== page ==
Health / Expert Advice

How (and Why) You Should Learn to Fall Properly

There's a right way and a wrong way to hit the dirt.

Rare is the person who hasn’t tripped during a run, stumbled over something at the gym, or taken a full-on tumble. While these missteps often come off as funny, falling is no joke. It isn’t uncommon but falls come with various degrees of injury. Most of the time, we can shake off a fall. But sometimes, hitting the ground can leave us bruised, scratched up, or worse. Because of the possibility of serious injury, it’s paramount—especially if you’re into fitness—to learn how to fall properly. Seriously. According to physical therapists, stuntpeople, and karate professionals, there are correct ways to save a fall—and they can prevent disaster. To cover all the bases, we spoke with Kevin Inouye, stuntman and assistant professor of movement, acting, and stage combat at Case Western Reserve University. Read on for his tips about how to fall correctly.

Don’t catch yourself.

If you’re like most people, your first instinct when you begin to fall is to throw out your arms and catch yourself. According to Inouye, this can actually do more harm than good. “I think the main problem I run into is people who are trying to catch themselves to prevent or stop a fall. We instinctively reach out or tense up,” he tells us. This can especially be true if you’re working out, even if you think your muscles will remain relaxed and in control. (Spoiler: They likely won’t.) “It’s not something that’s too deliberate. Without practice, we’re unlikely to plan our falls. It happens quickly, and we react on impulse,” Inouye adds. In this case, avoid landing on your palm. Doing so can bring too much sudden force to your hand and wrist, potentially causing a sprain or break.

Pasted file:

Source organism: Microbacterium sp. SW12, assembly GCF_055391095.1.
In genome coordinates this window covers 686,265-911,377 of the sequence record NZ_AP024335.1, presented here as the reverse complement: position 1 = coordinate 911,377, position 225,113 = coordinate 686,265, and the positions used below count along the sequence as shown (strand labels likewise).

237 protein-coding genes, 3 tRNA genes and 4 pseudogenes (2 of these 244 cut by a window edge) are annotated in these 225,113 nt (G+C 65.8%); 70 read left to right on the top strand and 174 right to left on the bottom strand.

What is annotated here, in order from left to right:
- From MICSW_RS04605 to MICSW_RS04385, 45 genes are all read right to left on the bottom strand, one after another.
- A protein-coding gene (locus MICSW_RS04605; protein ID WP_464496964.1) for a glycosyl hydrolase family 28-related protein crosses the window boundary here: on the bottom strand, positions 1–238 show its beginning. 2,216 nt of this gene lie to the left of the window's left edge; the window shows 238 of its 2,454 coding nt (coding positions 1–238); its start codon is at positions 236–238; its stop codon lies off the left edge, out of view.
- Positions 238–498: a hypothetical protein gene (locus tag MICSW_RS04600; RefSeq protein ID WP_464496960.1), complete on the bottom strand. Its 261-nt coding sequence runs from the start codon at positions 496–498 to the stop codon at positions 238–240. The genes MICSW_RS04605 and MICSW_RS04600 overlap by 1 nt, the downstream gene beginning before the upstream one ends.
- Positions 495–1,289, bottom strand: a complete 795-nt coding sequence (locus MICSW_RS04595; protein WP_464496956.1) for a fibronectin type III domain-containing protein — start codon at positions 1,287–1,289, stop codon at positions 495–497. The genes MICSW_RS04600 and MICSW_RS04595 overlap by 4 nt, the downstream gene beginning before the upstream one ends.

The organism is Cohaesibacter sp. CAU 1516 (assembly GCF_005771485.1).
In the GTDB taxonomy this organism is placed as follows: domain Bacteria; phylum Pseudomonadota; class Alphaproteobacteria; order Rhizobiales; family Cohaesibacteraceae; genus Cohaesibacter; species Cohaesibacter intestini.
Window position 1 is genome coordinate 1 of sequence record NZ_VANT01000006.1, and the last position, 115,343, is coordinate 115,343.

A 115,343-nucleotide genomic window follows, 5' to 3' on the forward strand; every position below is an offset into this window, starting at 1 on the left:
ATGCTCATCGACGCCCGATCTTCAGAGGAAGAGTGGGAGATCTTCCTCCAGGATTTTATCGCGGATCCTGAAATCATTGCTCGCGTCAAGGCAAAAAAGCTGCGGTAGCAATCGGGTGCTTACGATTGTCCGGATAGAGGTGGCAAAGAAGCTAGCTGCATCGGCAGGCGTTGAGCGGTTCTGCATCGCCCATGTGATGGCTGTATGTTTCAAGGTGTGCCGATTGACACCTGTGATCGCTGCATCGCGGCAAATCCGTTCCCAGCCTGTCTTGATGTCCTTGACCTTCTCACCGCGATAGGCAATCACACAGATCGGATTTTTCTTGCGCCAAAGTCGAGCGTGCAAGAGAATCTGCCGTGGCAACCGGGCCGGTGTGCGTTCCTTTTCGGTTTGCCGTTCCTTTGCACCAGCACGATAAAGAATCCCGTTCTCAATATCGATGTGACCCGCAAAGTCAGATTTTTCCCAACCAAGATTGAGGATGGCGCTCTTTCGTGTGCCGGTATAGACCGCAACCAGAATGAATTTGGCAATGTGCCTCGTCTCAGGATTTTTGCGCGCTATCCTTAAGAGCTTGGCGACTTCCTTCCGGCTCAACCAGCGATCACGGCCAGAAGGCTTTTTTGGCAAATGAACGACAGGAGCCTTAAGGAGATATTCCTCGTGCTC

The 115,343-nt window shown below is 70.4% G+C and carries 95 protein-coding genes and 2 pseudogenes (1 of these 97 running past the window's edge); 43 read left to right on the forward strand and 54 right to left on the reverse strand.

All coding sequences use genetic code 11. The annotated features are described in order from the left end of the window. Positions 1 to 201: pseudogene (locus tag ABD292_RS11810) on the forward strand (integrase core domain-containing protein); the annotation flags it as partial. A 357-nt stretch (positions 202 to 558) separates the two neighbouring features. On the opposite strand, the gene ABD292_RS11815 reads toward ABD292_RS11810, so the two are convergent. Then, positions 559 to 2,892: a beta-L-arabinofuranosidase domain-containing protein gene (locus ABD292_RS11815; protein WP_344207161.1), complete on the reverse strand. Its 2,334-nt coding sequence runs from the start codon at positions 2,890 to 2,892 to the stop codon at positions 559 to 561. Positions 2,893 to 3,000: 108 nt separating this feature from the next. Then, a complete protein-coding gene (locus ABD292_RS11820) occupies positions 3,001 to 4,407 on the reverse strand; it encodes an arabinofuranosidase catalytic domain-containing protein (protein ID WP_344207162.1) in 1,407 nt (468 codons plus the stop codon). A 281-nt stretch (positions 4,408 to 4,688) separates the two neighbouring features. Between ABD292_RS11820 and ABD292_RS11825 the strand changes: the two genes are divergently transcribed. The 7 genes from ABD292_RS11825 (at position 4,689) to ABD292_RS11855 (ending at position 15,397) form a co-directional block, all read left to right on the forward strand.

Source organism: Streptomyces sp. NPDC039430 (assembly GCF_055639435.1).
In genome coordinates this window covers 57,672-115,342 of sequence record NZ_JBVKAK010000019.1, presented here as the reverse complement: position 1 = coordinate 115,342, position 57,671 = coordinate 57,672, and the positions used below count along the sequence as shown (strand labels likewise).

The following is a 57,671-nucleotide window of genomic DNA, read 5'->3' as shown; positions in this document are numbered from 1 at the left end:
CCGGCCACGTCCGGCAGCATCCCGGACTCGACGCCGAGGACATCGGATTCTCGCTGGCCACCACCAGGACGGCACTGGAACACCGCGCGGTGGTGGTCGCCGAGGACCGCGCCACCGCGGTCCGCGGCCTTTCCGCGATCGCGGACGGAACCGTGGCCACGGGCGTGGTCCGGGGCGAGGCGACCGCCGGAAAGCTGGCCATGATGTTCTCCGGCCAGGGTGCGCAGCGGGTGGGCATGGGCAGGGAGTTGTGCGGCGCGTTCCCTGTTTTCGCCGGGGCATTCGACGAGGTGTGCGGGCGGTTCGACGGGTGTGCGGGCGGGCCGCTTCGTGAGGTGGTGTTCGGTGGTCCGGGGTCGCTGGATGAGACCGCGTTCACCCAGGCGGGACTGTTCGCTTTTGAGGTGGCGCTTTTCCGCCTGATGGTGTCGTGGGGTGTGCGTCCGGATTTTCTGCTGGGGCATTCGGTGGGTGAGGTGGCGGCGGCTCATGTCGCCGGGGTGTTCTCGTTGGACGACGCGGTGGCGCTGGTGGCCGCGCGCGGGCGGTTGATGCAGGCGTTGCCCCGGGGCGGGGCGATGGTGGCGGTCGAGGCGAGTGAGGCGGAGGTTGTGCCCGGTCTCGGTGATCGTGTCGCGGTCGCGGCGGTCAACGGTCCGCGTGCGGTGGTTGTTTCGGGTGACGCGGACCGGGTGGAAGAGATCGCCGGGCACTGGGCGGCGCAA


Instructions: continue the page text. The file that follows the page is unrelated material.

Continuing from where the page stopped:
Decelerate your fall.

If you didn’t think reducing the speed of a fall was possible, think again. It is, and it’s definitely the move. “If you can catch yourself early in the fall by grabbing a railing or something, by all means, do that,” Inouye explains. “But once the fall is really happening, it’s best to change tactics. Rather than trying to stop yourself from falling, it’s more important to focus on decelerating your fall. When you think about it, what hurts is not the fall, it’s the sudden stop. We want the stop to be as gradual as possible. That means taking time to decelerate.”

Lengthening your fall will lessen the impact. This is safer than reaching out your hand to stop a fall. Plus, it actually allows your body more time to slow down. “Stopping yourself robs you of some of that time. If you catch yourself on your hands, knees, or elbows, you miss that extra couple feet of deceleration time,” he continues. “If you reach out, that’s fine. But don’t try to stop yourself with that limb. Use it to slow yourself down and steer as you fall. Distance equals time. No distance over which to slow yourself means no time to spread that out—and [then] you slam hard.”

Roll to absorb impact.

Overall, you want to be adding one bit of yourself to the ground at a time. This can be done by spreading the impact over more surface area (more on that later) or falling into a roll. “This can mean something like a shoulder roll if you know how to do one of those, or a paratrooper-style fall, where you roll up your side and back as you land. Parkour practitioners become great at this, using rolls to help absorb the impact of jumping from heights,” Inouye explains.